Use half a cup for laundry! A quarter cup for HE machines.

Dry Laundry Detergent Recipe

You will need-
2 parts Borax
2 parts Washing Soda
1 part Oxi-clean
1 part Baking Soda

Mix all ingredients together.  I put mine in tuber ware with a 1/8 cup scoop. The extra scoop that comes in the Oxi-clean buckets works perfectly!  Use 2 tablespoons per load.  Less is best.  And I will tell you why in a minute.

Cloth Diaper Detergent Recipe

You will need-
2 parts Borax
2 parts Washing Soda
1 part Baking Soda

This is made exactly like the regular detergent recipe, but without the Oxi-clean.  Mix all ingredients together.  The extra scoop that comes in the Oxi-clean buckets works perfectly!  Use 2 tablespoons per load.  Less is best still applies her, but is especially true for cloth diapers.  Detergent build up in cloth diapers makes them LESS absorbent, and you want all the absorbency you can get with diapers.  Occasionally, you may need to strip your diapers.  If you start to notice a funk smell, then stripping them is a good idea.

To strip cloth diapers, put them into the wash with as hot of water as you can get it.  I usually boil a big pot of water before I start the wash and add this to the water that is already on the hot setting.  Do NOT add detergent.  Instead, add a cup of vinegar and/or a small scoop of Oxi-clean.  Do this two or three times, depending on how bad the build up is.  This will also help get rid of any build up of detergent and make the diaper inserts whiter.  You should only have to do this every few months at the most.  I didn't strip our cloth diapers for the first time until we had been using them for over a year.  I just didn't see the need.  I have done this on occasion to my family's socks...  because...  they are rough on their socks.  And this will help generally get all whites whiter. 

Stain Treatment Spray

You will need-
8 ounces Hydrogen Peroxide
2 tbsp Washing Soda
16 ounce spray bottle

In a spray bottle (also found in the laundry aisle at Walmart for $.97, or just reuse one you already have) add the 8 ounces of hydrogen peroxide.  Then fill the rest of it with water.  Add the washing soda, cap, and shake till it is dissolved.  TAKE OFF THE CAP.  It will produce heat and heat produces pressure, but once the ingredients are totally dissolved, the heat will go back down and it will quit making pressure.  This is the same thing that the Oxi-clean laundry treatment is made from.  It works the same.  And I have it on good authority that it works.  So, don't take my word for it.
For extra stain help, use Lye Soap and an old tooth brush.  I do this to the kids' clothes when they come in a little dirtier than normal.  I have a two year old.  That's all I am saying.  I spray the stain treatment onto the bar, then with the toothbrush I scrub some of the lye soap into the stain.  Let it sit for a while, then wash it normally.

For extra grungy white laundry, I add a scoop full (about the 1/8 cup or the small scoop that comes with the bucket…  they are the same measurement) of Oxi-clean in addition to the detergent.  My family is VERY rough on their socks.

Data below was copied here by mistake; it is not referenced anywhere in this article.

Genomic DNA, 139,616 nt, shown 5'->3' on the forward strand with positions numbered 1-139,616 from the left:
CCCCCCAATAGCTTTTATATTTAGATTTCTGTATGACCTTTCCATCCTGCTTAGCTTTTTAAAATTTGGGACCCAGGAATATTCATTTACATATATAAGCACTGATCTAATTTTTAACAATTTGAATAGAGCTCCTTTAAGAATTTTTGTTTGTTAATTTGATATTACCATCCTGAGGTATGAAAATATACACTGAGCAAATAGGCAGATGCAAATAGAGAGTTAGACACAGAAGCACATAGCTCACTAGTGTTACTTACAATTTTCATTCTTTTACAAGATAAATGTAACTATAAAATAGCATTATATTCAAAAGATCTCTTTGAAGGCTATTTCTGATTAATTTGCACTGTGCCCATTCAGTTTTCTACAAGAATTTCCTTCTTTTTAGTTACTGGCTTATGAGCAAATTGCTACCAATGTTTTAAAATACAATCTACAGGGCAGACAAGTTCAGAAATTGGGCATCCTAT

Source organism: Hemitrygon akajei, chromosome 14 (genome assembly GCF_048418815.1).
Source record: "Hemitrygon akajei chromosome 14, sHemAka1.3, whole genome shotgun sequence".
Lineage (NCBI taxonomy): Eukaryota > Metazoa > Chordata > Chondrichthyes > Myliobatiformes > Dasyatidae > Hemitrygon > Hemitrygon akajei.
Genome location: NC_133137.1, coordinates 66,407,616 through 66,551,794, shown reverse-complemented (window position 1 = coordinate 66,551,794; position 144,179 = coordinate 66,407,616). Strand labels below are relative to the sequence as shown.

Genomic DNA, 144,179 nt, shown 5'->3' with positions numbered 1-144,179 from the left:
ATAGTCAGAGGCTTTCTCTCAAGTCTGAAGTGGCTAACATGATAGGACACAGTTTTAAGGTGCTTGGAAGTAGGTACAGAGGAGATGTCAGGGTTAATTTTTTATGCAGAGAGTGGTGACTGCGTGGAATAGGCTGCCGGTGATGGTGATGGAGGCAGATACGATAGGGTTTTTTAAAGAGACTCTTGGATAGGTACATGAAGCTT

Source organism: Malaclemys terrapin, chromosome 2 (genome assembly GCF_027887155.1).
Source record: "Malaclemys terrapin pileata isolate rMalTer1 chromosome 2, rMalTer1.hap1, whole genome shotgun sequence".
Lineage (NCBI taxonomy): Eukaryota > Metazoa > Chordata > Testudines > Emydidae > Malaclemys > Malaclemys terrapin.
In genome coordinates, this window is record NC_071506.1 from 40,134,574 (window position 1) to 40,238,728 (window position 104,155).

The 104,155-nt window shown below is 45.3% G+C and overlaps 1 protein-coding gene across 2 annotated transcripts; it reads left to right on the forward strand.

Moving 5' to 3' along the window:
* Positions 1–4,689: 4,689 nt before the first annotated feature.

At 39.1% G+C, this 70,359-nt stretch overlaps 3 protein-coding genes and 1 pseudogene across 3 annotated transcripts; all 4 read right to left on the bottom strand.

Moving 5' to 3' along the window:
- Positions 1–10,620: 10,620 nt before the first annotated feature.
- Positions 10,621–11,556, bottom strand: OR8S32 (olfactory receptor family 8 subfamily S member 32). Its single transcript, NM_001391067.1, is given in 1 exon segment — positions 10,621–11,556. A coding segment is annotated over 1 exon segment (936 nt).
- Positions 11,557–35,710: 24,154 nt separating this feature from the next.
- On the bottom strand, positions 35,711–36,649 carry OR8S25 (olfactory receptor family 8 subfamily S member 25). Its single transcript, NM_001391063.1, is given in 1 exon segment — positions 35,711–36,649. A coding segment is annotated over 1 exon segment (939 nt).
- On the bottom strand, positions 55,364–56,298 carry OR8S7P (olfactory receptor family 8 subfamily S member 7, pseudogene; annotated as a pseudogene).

I use the liquid detergent for all clothing, towels, and sheets.  The only time I use the powder detergent is when I have kitchen washcloths that have spoiled or for cloth diapers.  It gets the smell out completely!!!  For diapers, I pre-wash with hot water only, then wash again with the detergent and let it soak first for about half an hour to an hour before continuing the rest of the cycle.  I do not have a problem with the smell, even in our diapers.

If you have hard water, add a cup of vinegar to the wash each time you do whites.  This helps soften the water naturally and eliminates the need for fabric softener.

Less is best, because if detergent starts building up in the material, things like towels, wash clothes, diapers, etc will become less absorbent.  It takes very little soap to get something really clean.  Anything beyond that is just excessive and a waste.  Use the least amount and remember that scrubbing is more important than soap.  Soap goes a long way.  

That is it!  If you want a recipe to make your own lye soap, a recipe for castile soaps can be found here and here.  These make a good alternative if you do not want to buy lye soap. 

And for a natural way to bleach your whites even whiter, build a clothesline and dry them out in the sun.  The sun works great bleaching out colors or fading them.  Using a clothesline will also lengthen the life of your clothes since they won't be continually beat up in the dryer.

Or use wool dryer balls in the dryer instead of using dryer sheets.

I do sell DIY kits to make your own liquid detergent if you are unsure where to get the ingredients still or would like to try it out before you get a bunch of stuff.  They are $10 each, $5 for shipping if you are not local.  Email me at for more information or to order a kit.